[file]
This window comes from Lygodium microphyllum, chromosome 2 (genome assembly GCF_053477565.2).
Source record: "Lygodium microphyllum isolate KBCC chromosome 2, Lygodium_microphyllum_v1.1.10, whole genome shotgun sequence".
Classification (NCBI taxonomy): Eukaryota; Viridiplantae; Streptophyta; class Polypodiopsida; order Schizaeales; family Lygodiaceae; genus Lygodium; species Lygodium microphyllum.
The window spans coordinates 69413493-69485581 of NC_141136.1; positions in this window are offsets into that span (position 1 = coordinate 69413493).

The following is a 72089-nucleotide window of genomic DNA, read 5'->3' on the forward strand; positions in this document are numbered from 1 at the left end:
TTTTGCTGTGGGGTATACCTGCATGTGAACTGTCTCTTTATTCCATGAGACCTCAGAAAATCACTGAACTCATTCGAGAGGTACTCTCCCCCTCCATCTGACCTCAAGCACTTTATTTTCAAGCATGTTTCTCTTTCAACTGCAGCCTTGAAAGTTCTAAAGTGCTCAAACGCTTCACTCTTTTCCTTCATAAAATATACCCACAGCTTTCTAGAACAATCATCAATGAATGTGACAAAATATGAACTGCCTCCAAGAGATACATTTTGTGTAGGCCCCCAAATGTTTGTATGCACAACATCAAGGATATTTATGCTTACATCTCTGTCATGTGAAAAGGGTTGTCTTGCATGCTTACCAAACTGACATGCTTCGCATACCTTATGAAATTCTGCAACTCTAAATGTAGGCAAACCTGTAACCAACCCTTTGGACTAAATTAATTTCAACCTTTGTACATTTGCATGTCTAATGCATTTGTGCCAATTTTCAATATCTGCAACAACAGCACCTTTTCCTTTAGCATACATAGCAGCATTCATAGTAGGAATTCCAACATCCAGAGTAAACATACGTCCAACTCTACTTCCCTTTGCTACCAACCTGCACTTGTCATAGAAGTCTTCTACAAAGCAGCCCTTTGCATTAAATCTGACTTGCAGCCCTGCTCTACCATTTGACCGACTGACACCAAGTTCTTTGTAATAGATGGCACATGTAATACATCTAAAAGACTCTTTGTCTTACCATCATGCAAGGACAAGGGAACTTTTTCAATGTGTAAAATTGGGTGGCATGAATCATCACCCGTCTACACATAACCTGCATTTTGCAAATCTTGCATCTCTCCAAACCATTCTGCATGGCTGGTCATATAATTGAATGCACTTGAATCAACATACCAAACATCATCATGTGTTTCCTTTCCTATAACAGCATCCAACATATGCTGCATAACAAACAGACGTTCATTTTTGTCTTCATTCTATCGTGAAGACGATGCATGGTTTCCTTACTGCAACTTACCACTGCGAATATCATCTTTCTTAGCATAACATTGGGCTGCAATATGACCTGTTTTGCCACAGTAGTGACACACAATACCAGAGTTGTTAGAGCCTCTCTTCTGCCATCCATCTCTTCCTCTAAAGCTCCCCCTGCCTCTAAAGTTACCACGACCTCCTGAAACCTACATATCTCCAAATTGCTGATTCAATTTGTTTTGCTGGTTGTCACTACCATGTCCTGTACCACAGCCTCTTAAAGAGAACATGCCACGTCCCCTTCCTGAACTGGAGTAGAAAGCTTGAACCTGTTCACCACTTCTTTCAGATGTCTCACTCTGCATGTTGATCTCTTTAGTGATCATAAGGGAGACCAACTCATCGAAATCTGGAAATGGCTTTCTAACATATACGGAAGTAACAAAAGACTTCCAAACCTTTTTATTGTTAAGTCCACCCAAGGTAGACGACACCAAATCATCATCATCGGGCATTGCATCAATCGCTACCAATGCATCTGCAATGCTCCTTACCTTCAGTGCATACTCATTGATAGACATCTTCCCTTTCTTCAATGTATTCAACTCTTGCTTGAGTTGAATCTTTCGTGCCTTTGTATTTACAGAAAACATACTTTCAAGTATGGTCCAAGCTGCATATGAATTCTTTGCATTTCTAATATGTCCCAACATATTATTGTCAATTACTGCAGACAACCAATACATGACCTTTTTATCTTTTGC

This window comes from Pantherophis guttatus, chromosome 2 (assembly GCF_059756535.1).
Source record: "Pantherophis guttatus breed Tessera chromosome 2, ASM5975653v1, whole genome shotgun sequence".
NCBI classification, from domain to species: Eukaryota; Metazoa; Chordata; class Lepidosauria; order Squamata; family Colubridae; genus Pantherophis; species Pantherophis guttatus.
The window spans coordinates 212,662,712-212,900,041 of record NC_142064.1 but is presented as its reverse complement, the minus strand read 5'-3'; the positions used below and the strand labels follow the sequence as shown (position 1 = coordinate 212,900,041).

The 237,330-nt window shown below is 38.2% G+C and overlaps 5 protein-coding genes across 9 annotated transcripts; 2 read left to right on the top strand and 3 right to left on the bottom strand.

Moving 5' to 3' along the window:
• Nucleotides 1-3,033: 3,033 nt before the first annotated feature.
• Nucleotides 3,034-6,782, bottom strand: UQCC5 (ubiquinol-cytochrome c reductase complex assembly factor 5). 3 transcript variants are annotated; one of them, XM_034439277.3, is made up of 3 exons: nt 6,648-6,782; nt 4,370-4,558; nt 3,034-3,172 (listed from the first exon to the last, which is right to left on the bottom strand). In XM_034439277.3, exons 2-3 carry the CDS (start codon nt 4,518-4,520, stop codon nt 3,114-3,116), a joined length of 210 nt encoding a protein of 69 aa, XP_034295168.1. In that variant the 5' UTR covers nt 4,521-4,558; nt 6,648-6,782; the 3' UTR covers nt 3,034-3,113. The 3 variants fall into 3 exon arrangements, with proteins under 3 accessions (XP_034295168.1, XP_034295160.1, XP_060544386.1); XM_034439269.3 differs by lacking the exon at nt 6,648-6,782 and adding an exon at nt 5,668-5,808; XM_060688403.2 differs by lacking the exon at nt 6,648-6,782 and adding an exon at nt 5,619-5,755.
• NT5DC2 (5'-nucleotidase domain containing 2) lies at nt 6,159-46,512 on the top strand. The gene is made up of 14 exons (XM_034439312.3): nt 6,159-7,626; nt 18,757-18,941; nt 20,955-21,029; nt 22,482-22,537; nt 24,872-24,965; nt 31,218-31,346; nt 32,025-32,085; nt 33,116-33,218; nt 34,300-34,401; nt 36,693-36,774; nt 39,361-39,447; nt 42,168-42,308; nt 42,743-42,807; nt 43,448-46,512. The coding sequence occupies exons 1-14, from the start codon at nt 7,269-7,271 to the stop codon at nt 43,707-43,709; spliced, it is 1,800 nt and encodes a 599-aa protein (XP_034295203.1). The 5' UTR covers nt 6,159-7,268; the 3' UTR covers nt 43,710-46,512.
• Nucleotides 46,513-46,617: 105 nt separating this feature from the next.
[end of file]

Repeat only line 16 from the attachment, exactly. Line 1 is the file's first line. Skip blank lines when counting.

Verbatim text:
• Nucleotides 46,513-46,617: 105 nt separating this feature from the next.